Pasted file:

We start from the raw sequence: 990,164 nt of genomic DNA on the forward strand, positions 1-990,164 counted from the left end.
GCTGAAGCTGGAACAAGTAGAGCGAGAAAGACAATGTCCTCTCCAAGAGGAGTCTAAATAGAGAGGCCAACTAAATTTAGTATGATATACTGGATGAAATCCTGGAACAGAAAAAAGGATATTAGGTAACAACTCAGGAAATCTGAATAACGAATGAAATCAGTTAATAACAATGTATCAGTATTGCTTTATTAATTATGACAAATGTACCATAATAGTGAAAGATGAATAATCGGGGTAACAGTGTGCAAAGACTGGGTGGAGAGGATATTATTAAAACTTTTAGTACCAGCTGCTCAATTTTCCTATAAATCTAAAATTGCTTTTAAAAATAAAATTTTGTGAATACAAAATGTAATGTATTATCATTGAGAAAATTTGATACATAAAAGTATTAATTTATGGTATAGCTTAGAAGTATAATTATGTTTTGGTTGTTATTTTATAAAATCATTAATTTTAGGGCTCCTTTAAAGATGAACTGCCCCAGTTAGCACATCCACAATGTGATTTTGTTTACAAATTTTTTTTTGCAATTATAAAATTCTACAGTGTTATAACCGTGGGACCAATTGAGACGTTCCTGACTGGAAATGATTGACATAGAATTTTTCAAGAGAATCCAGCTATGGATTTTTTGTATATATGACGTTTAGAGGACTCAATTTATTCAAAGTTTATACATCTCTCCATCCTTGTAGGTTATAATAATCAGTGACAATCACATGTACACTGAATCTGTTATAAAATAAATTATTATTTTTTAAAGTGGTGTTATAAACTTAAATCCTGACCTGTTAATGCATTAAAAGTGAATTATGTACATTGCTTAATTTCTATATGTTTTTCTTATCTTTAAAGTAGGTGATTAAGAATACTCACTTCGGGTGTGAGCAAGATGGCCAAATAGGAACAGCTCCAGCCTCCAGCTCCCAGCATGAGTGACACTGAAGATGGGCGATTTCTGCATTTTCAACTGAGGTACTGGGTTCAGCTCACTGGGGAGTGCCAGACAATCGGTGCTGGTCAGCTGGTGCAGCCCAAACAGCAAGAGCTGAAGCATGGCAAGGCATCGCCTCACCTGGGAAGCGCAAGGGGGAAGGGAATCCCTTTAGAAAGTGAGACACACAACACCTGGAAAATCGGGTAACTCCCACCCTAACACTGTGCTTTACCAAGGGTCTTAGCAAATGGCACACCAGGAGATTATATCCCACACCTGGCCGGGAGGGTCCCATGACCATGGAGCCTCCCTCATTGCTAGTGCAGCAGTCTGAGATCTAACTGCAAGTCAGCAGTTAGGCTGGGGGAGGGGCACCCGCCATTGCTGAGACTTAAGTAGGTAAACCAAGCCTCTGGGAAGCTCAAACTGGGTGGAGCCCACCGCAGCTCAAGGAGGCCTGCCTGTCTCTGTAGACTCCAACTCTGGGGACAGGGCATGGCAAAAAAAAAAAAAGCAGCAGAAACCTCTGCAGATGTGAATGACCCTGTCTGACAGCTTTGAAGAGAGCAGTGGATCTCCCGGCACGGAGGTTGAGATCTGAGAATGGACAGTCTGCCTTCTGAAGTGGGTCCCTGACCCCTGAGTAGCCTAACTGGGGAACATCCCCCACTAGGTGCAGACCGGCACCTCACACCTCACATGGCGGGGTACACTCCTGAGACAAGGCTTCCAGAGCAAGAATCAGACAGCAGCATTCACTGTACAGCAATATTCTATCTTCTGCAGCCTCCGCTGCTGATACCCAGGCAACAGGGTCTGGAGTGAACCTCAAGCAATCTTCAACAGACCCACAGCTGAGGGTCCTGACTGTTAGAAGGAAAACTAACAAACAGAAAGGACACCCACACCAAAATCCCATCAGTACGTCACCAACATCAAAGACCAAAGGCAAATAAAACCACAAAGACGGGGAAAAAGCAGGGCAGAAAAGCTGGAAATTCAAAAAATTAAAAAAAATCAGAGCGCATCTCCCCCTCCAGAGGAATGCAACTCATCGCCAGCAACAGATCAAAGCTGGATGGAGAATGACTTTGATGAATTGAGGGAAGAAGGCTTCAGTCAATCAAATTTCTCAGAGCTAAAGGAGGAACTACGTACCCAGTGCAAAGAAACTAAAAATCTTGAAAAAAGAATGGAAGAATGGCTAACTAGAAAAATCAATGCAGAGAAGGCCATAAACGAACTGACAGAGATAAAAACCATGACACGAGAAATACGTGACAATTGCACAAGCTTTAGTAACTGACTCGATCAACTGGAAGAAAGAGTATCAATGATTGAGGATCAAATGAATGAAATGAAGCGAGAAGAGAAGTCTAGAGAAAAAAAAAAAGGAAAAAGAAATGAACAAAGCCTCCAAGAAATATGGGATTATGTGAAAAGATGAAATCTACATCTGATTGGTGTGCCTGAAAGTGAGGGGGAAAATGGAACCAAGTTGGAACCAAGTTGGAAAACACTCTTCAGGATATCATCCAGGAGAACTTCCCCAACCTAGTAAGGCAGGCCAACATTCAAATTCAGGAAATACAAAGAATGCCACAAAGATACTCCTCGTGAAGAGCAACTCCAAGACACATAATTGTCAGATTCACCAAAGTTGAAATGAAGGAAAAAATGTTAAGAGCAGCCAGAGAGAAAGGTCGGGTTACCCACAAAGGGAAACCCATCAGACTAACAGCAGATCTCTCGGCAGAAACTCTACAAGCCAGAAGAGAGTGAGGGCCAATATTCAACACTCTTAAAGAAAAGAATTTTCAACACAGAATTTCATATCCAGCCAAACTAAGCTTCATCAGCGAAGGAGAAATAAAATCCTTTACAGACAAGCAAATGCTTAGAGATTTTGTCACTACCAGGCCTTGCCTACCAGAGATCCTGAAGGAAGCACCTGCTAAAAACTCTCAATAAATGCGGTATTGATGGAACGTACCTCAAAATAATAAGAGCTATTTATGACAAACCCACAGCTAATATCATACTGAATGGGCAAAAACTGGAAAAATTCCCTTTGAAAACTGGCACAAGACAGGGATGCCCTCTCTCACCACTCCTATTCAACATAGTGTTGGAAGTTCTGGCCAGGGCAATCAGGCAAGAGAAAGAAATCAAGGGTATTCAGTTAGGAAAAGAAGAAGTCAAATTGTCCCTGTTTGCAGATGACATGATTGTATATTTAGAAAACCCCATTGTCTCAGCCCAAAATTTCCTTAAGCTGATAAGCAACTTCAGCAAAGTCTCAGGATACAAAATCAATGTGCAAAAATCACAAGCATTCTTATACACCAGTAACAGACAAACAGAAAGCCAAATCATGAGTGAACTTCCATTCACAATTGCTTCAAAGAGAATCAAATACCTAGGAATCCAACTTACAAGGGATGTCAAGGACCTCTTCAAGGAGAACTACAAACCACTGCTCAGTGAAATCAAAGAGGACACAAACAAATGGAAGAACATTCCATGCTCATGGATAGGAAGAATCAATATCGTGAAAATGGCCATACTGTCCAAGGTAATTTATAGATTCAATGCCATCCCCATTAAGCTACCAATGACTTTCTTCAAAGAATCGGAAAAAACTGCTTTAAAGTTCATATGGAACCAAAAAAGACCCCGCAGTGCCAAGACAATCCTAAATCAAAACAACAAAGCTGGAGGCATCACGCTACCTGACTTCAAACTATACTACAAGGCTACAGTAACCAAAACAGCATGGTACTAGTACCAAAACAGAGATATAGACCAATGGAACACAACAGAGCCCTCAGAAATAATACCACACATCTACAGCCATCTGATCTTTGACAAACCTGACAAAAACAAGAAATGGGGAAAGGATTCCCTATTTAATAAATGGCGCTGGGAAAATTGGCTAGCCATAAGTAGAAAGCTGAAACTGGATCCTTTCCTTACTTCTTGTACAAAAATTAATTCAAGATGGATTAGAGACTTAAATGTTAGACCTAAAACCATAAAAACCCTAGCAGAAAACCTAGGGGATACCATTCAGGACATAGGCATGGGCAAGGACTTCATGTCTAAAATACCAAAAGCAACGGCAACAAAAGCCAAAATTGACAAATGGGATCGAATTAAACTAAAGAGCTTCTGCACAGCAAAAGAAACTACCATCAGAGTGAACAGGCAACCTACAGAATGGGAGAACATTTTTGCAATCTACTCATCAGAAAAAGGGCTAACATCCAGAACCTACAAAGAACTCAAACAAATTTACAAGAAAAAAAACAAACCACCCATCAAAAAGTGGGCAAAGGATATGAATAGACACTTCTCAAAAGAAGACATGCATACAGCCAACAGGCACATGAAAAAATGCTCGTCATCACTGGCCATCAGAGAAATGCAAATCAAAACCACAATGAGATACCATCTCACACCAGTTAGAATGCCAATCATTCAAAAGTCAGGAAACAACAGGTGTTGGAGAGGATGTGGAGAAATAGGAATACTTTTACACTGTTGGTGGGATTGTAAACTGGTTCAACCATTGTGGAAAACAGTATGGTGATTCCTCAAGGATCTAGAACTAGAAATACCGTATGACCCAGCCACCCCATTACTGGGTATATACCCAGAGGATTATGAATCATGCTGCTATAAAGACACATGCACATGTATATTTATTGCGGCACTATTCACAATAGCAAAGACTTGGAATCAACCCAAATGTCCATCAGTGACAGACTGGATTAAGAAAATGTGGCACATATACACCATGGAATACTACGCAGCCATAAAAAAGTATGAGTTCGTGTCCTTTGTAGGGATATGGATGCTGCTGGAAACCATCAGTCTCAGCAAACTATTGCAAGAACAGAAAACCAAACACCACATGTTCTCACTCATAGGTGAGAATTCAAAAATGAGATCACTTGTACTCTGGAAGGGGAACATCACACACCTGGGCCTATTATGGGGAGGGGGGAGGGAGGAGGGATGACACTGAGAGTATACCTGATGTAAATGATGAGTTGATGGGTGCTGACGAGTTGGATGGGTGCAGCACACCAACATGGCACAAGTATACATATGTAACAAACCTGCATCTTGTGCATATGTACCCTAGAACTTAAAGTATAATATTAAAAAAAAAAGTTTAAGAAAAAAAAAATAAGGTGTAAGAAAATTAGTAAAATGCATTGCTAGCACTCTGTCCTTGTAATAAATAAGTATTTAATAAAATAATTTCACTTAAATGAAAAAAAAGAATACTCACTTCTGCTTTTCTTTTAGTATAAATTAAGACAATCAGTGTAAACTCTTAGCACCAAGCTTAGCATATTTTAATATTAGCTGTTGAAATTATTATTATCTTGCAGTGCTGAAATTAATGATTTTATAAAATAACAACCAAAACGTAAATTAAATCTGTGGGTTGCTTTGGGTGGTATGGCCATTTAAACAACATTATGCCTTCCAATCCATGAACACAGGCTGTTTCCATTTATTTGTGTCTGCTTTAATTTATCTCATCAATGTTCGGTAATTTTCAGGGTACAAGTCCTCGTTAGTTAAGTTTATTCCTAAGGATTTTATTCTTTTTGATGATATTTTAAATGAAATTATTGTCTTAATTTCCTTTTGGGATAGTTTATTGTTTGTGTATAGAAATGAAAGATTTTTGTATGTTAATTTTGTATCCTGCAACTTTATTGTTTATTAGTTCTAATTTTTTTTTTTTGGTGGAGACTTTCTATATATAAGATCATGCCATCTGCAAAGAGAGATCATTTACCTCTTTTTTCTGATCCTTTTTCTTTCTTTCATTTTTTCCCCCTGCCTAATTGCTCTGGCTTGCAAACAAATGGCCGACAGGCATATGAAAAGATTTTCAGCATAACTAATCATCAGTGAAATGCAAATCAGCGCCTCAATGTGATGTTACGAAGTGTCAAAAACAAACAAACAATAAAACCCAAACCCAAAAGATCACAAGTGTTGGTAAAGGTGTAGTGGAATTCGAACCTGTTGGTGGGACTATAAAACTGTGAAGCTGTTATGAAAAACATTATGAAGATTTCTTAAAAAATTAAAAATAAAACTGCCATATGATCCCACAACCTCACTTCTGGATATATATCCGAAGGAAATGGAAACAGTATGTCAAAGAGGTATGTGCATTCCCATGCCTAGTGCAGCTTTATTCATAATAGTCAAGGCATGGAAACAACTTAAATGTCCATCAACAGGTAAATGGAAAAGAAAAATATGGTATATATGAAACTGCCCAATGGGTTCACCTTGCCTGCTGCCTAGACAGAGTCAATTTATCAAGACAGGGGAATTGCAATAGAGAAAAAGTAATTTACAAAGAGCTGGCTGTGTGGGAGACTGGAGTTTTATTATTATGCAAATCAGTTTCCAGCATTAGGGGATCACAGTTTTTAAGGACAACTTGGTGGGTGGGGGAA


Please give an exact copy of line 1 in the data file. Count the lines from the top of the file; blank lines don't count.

We start from the raw sequence: 990,164 nt of genomic DNA on the forward strand, positions 1-990,164 counted from the left end.